For instance, and as illustrated in FIG. 2, selection valve 32 is positioned to allow for communication of supply line 20 with cannula 18. Similarly, FIG. 3 illustrates communication of supply line 22 with cannula 16.
Referring now to FIGS. 2 and 3 the control of suction and blowing of applicator 10 is illustrated. Control valve 28 is similar in design to the suction control valve described in the parent patent applications except a dividing wall 36 is positioned to limit the communication of cannulas 16 and 18 with supply lines 20 and 22. (As illustrated in FIGS. 2 and 3).
Thus, as the user depresses control valve 28 to the position illustrated in FIG. 2 suction through cannula 18 is possible. The suction force can be varied by the user manipulating the position of control valve 28.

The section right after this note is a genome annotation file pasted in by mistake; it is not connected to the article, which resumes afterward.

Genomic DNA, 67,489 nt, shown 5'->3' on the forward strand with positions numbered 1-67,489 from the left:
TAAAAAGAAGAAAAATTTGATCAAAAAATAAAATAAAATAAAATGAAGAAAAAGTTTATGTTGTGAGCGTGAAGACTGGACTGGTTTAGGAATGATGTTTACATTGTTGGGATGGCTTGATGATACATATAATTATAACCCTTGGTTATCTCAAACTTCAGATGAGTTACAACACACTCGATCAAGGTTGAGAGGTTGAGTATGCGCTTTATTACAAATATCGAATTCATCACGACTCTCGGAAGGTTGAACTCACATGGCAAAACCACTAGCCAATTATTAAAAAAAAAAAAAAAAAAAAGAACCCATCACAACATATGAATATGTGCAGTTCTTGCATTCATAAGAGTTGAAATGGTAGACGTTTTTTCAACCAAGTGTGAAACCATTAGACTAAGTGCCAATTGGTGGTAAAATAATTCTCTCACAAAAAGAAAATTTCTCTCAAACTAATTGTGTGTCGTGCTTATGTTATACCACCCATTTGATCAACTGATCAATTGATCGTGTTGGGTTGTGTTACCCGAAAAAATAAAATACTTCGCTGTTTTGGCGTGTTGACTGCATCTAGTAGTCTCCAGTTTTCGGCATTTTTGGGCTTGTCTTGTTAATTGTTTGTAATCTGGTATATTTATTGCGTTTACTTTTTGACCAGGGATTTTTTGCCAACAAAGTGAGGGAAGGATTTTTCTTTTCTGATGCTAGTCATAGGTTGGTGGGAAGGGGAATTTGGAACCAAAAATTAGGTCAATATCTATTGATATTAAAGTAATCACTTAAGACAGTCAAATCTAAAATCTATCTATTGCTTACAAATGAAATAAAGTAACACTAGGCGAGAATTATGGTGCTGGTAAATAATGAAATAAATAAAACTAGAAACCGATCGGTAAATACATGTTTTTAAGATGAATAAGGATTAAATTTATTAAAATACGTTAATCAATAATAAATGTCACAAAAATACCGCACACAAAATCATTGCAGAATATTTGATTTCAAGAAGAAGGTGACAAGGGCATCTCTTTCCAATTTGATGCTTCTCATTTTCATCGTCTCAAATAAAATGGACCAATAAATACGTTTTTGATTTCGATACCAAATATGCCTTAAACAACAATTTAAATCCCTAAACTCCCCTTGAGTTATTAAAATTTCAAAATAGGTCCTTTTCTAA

Referring now to FIG. 3, selection valve 32 is moved to seal supply line 20 and provide access to supply line 22. As control valve 28 is depressed further the suction flow through cannula 18 is cut off and pressurized air is now flowing through cannula 16.
Flow of pressurized air may be completely shut off through the use of shuttle valve 40. Shuttle valve 40 is also similar to the valve disclosed and described in the prior applications.
In addition and as discussed in the parent patent applications, control valve 28 has an opening 38 and, in addition to the repositioning of control valve 28, air flow, either suction or blowing, is further manipulated by the placement of the user's thumb over opening 38.
Alternatively and referring now to FIG. 4, applicator 10 is equipped with a single cannula 16 and a single supply line 20 which can supply suction and/or blowing to cannula 16. As required the user simply removes line 20 and replaces it with a second line that is either supplying compressed air or suction to applicator 10.